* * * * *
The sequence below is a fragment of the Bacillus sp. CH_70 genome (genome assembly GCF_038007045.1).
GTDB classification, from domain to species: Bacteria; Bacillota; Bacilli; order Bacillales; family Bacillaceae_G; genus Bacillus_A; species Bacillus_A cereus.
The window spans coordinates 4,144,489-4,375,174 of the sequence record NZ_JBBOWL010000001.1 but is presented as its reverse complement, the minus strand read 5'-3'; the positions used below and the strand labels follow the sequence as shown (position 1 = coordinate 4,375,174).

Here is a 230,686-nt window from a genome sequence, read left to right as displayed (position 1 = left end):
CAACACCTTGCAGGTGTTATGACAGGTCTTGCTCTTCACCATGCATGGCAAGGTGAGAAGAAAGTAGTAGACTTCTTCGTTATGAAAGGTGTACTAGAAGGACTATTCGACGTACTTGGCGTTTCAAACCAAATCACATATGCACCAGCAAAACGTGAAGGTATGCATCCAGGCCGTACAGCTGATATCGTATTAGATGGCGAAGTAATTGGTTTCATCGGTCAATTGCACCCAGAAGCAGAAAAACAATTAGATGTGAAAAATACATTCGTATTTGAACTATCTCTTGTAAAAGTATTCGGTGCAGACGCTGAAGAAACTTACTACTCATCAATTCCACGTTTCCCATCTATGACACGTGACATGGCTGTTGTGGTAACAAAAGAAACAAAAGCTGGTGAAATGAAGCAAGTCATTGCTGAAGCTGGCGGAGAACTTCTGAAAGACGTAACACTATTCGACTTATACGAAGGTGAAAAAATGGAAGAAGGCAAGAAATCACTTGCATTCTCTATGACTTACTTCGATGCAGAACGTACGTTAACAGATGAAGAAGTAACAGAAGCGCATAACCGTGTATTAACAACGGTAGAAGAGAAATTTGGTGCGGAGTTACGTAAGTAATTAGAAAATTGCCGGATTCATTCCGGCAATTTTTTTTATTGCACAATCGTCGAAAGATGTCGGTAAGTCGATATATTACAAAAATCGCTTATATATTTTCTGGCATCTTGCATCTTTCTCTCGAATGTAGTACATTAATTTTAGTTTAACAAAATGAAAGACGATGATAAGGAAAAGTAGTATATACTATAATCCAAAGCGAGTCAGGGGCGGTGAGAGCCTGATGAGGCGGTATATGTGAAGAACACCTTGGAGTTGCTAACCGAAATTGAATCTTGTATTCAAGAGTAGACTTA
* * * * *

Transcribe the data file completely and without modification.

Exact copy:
The sequence below is a fragment of the Bacillus sp. CH_70 genome (genome assembly GCF_038007045.1).
GTDB classification, from domain to species: Bacteria; Bacillota; Bacilli; order Bacillales; family Bacillaceae_G; genus Bacillus_A; species Bacillus_A cereus.
The window spans coordinates 4,144,489-4,375,174 of the sequence record NZ_JBBOWL010000001.1 but is presented as its reverse complement, the minus strand read 5'-3'; the positions used below and the strand labels follow the sequence as shown (position 1 = coordinate 4,375,174).

Here is a 230,686-nt window from a genome sequence, read left to right as displayed (position 1 = left end):
CAACACCTTGCAGGTGTTATGACAGGTCTTGCTCTTCACCATGCATGGCAAGGTGAGAAGAAAGTAGTAGACTTCTTCGTTATGAAAGGTGTACTAGAAGGACTATTCGACGTACTTGGCGTTTCAAACCAAATCACATATGCACCAGCAAAACGTGAAGGTATGCATCCAGGCCGTACAGCTGATATCGTATTAGATGGCGAAGTAATTGGTTTCATCGGTCAATTGCACCCAGAAGCAGAAAAACAATTAGATGTGAAAAATACATTCGTATTTGAACTATCTCTTGTAAAAGTATTCGGTGCAGACGCTGAAGAAACTTACTACTCATCAATTCCACGTTTCCCATCTATGACACGTGACATGGCTGTTGTGGTAACAAAAGAAACAAAAGCTGGTGAAATGAAGCAAGTCATTGCTGAAGCTGGCGGAGAACTTCTGAAAGACGTAACACTATTCGACTTATACGAAGGTGAAAAAATGGAAGAAGGCAAGAAATCACTTGCATTCTCTATGACTTACTTCGATGCAGAACGTACGTTAACAGATGAAGAAGTAACAGAAGCGCATAACCGTGTATTAACAACGGTAGAAGAGAAATTTGGTGCGGAGTTACGTAAGTAATTAGAAAATTGCCGGATTCATTCCGGCAATTTTTTTTATTGCACAATCGTCGAAAGATGTCGGTAAGTCGATATATTACAAAAATCGCTTATATATTTTCTGGCATCTTGCATCTTTCTCTCGAATGTAGTACATTAATTTTAGTTTAACAAAATGAAAGACGATGATAAGGAAAAGTAGTATATACTATAATCCAAAGCGAGTCAGGGGCGGTGAGAGCCTGATGAGGCGGTATATGTGAAGAACACCTTGGAGTTGCTAACCGAAATTGAATCTTGTATTCAAGAGTAGACTTA